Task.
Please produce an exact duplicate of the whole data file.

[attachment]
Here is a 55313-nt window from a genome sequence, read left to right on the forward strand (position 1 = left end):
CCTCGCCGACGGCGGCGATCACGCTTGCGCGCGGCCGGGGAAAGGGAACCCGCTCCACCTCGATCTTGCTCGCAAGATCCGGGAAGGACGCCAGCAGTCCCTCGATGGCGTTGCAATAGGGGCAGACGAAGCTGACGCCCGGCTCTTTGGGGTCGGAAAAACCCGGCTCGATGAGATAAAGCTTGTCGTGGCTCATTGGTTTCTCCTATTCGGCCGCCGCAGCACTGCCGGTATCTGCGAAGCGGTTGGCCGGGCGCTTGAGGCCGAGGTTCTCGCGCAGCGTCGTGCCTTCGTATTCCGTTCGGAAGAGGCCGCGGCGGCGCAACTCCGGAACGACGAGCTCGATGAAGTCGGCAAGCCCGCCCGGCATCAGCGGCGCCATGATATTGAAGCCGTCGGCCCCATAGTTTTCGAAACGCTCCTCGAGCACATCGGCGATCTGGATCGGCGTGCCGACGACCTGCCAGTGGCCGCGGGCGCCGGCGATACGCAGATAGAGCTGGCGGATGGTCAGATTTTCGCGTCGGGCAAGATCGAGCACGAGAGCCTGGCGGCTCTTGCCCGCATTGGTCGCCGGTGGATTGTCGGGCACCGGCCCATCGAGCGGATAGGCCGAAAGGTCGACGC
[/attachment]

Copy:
Here is a 55313-nt window from a genome sequence, read left to right on the forward strand (position 1 = left end):
CCTCGCCGACGGCGGCGATCACGCTTGCGCGCGGCCGGGGAAAGGGAACCCGCTCCACCTCGATCTTGCTCGCAAGATCCGGGAAGGACGCCAGCAGTCCCTCGATGGCGTTGCAATAGGGGCAGACGAAGCTGACGCCCGGCTCTTTGGGGTCGGAAAAACCCGGCTCGATGAGATAAAGCTTGTCGTGGCTCATTGGTTTCTCCTATTCGGCCGCCGCAGCACTGCCGGTATCTGCGAAGCGGTTGGCCGGGCGCTTGAGGCCGAGGTTCTCGCGCAGCGTCGTGCCTTCGTATTCCGTTCGGAAGAGGCCGCGGCGGCGCAACTCCGGAACGACGAGCTCGATGAAGTCGGCAAGCCCGCCCGGCATCAGCGGCGCCATGATATTGAAGCCGTCGGCCCCATAGTTTTCGAAACGCTCCTCGAGCACATCGGCGATCTGGATCGGCGTGCCGACGACCTGCCAGTGGCCGCGGGCGCCGGCGATACGCAGATAGAGCTGGCGGATGGTCAGATTTTCGCGTCGGGCAAGATCGAGCACGAGAGCCTGGCGGCTCTTGCCCGCATTGGTCGCCGGTGGATTGTCGGGCACCGGCCCATCGAGCGGATAGGCCGAAAGGTCGACGC